Re-Thinking My Running

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When I went on my run this morning, in the hot, muggy, summer air,  I realized something.

I was not my usual happy self. I was slightly stressed.

Last year, at this time I was seriously training and running with more speed and ease. Though my knee hurt in August, I feel horrible during my runs now. I started to get down on myself, but I changed my mind mid-stride to realize that this year is different. I am just happy that I am still running and training. I have so many people, who I know who are not able to run. I need to change my attitude about running.

When you are a child running is as easy as breathing. All you do is go outside and run. It does not even matter what shoes you have on.

As you get older it gets more difficult,but it is still fun in your 20’s. Then it gets a little harder, but it is doable until you hit about 30. At that time, you have to really dot your I’s and cross your T’s. You must do pain management, stretch and proper water management, when you run. There is a need to make a greater effort when you train,  but you still can feel great in the first 1/2 mile if you push past it. It’s still good, then it gets real.

For me, by my 40th birthday the 1/2 mile grew to 1 mile of warm up, after the initial warmup. Currently, I need to do almost  2 miles more warmup before, I feel good while running. It seems to take so much mental power to keep running at an acceptable rate. Forget about running pain free, this does not happen, but from experience, I realize that the pain is temporary. Running was always a joy, but as you get older there are days when you do not want to run.

Recently, I took a few days off just to get my head and body together. Mentally, I needed a few days off from self-motivating myself to push past the pain I have when I run. Also, I needed to just relax and stop feeling stressed because I was running, however that did not work. I tend to feel stress sometimes when I do not run. It is all about my running plan and how far everyone else is into theirs. Ugh! I always feel behind. By the way, my training plan does not officially start until next week, I’m just animus because many people have already started. I consider building my base separate. But I am dreading the distance and the repeats.

I need to hit the gym and get my workout on…but before that, I am going to change my attitude.

I need to think about running like a challenge, not against others but against myself. I need to look at my younger self and say,” help out the old lady.” I need to feel like when I’m passed by others that it’s all good because I am running and others are not, yet never let myself settle for being slow. Always do better n matter how many minutes I do it. Every minute helps to bring me closer to my goal. I may not be able to run 6 days a week, but I will run as often as my body will allow.

That brings me to training modification. After looking at a 4 day a week program, I’m thinking about getting every aspect of training into 4 days plus an extra if I can manage it. All I need is one day for distance, 3 days of maintenance and 1 day for speed (I usually like 2 days, but I can combine it with 1 days of running). The distance and speed workouts will help me race, but I’m going to do crosstrain and strength training to offset my running. Month #1 will determine how this will work. Enjoying my runs will be a goal for each run. It’s all a test. I have no way of doing this, but time will tell.  I read many book in the last month on this but here is a few if you would like to read some too.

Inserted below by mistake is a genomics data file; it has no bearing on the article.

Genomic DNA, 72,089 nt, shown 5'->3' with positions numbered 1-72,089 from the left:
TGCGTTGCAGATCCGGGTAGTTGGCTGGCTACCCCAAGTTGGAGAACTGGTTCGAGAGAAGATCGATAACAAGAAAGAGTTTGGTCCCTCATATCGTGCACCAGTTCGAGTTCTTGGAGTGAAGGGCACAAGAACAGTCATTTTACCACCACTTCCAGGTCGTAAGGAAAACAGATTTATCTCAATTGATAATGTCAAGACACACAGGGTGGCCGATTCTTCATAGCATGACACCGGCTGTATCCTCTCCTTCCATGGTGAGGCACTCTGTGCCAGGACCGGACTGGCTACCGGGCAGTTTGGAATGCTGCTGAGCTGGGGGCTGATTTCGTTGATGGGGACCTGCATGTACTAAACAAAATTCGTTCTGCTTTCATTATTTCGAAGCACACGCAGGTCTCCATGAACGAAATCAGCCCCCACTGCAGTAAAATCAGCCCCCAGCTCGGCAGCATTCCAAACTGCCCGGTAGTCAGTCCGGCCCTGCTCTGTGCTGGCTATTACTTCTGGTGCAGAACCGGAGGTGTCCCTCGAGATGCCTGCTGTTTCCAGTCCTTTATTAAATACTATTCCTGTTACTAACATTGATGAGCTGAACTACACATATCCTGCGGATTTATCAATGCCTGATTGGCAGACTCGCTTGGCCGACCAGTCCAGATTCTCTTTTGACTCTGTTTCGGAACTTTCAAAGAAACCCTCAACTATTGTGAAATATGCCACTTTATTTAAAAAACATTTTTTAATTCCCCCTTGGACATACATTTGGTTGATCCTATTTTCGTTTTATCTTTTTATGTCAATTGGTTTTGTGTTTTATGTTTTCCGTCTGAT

If you would like to know more about running happier and easier see the below. They have helped me in the dark times, when I felt like I wanted to quit. But I could never quit.

Once a runner, always a runner!

No Need for Speed: A Beginner’s Guide to the Joy of Running, Paperback – April 20, 2002

Make Every Run Easier,Hal Higdon MONDAY, JULY 9, 2007, 12:00 AM, http://www.runnersworld.com/running-tips/make-every-run-easier

Be Your Own Cheerleader, Runner’s World, bJennifer Van Allen MONDAY, APRIL 29, 2013, 12:00 AM, http://www.runnersworld.com/run-longer/be-your-own-cheerleader

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2 Comments Add yours

  1. DP_Turtle says:

    I’ve been there. I think most of us who have been running for a couple of decades or more have been there. You’ll get your mojo back! The key (at least for me) is realizing that I’m not running AGAINST my younger self; I’m running FOR my current self. Set new goals. You might not be able to approach your all-time best PR, but you can set a 40-45 year-old PR, then chase that down for a few years till it’s time to set a 46-50 year-old PR, etc.

    As for the training, two years ago I suffered a stress fracture from over doing it, thinking I could and should train like I did when I was in my 30s (or even 40s). I was 51 at the time. I was crushed when I realized I would be laid up for a few months, and even more depressed when I realized that injuries like this would likely occur more often at my age and take longer each time to recover. To cope, I bought an ElliptiGO (www.elliptigo.com). Full disclosure: I now work at ElliptiGO; I’m in my 3rd week. But the biggest reason I pursued a job here is because I saw what a difference it made for me, allowing me to run without the pounding of “regular” running. For 2.5 years now, I’ve been totally injury free, and I’m running, racing and enjoying it all again.

    I wish you the best of luck!

    1. adriadc says:

      Thank you for your comments. They were very inciteful. I will look into the Elliptigo. It is good to hear from another Masters runner on running through the decades. Hopefully you will run on for many years.

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